Impact of an mHealth-supported behavioural lifestyle intervention on exercise stage-of-change and physical activity in overweight and obese pregnancy: pEARs randomised controlled trial (RCT)

Type Article

Journal Article


K. Ainscough; M. Kennelly; E. O'Sullivan; K. Lindsay; F. McAuliffe

Year of publication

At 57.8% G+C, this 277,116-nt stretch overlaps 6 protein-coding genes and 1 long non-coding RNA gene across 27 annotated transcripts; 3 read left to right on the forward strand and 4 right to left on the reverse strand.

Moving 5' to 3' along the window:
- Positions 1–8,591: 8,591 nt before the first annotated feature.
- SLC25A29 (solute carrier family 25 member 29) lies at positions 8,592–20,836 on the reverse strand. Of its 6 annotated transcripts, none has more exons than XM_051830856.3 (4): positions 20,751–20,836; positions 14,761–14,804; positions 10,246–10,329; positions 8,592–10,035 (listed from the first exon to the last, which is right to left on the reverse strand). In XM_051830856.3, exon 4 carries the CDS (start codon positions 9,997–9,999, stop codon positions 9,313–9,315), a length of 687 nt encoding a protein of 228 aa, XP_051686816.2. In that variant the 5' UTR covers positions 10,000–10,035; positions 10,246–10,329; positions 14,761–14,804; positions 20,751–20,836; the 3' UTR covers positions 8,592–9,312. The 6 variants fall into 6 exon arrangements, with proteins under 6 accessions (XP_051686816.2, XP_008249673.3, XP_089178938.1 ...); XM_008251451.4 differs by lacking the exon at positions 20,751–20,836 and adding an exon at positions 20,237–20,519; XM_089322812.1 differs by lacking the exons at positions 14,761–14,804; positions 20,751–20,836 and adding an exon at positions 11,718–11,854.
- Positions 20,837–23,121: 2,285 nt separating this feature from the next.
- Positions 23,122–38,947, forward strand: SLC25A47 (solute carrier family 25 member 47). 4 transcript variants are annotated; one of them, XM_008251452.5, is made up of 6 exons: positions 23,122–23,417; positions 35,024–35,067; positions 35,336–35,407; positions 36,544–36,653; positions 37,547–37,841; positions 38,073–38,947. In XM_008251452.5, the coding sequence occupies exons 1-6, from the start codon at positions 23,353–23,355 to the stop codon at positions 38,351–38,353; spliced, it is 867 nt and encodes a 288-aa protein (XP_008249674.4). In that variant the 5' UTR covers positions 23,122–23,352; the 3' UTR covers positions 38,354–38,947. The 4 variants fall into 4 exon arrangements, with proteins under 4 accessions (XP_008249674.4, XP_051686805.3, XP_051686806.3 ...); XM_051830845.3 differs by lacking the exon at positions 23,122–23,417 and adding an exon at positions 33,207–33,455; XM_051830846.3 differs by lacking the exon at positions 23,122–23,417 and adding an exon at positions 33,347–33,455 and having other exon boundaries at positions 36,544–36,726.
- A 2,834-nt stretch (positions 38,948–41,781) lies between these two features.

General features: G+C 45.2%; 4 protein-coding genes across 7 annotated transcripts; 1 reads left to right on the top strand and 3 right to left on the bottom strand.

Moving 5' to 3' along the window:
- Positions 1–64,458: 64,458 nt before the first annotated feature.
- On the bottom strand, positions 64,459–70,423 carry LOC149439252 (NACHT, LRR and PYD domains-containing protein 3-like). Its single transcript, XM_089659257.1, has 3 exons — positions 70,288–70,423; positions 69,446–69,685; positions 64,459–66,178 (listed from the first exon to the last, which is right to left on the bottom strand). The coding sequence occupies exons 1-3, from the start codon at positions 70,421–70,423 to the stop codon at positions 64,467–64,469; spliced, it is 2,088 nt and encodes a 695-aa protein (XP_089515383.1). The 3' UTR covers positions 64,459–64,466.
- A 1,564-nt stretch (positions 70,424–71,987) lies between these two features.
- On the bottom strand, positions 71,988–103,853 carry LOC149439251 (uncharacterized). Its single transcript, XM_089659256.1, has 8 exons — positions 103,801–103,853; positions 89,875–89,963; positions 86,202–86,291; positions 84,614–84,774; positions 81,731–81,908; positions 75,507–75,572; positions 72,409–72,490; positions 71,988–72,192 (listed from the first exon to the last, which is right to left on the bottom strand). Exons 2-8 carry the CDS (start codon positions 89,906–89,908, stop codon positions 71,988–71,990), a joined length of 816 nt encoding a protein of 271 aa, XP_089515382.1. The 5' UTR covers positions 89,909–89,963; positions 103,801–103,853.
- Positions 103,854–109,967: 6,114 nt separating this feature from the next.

Introduction Regular physical activity (PA) could improve obstetric outcomes among overweight and obese pregnant women. However, overweight and obese women report barriers to increasing PA. Mobile health (mHealth) technologies could support antenatal lifestyle interventions to improve PA, though further research is needed. We investigated the influence of an mHealth‐supported lifestyle intervention on exercise stageof‐ change and PA among overweight and obese pregnant women. Methods This is an RCT of 565 women (BMI 25‐39.9 kg/m2), randomised in early pregnancy to standard care (n = 287) or a healthy lifestyle package (n = 278) involving in‐person nutrition and exercise advice, supported by a smartphone app. At 15 and 28 weeks of gestation, exercise stage‐of‐change score (1‐5), which indicates readiness to change PA behaviours, and PA were measured using validated questionnaires. Results At baseline, there were no significant differences between intervention and control groups for demographics, stage‐ofchange score and PA. The proportion of women at stage 5 (maintenance stage, indicating regular participation in PA) did not differ between intervention and control groups (32.4% versus 33.3%). The intervention group had significantly higher PA at 28 weeks (in METs per week; P < 0.001) and a greater proportion of women meeting ACOG PA recommendations (27.1% versus 15.5%; P = 0.02). A higher proportion of the intervention group maintained or increased stage‐of‐change score (90.3% versus 72.7%; P < 0.001), and were at stage‐5 (56.0% versus 32.9%; P < 0.001). An mHealth‐supported intervention assisted women with maintaining or improving readiness to change PA, and follow PA recommendations. These findings are significant for women that may benefit from consistent, easily‐accessible advice to assist behaviour‐change and improve PA during pregnancy.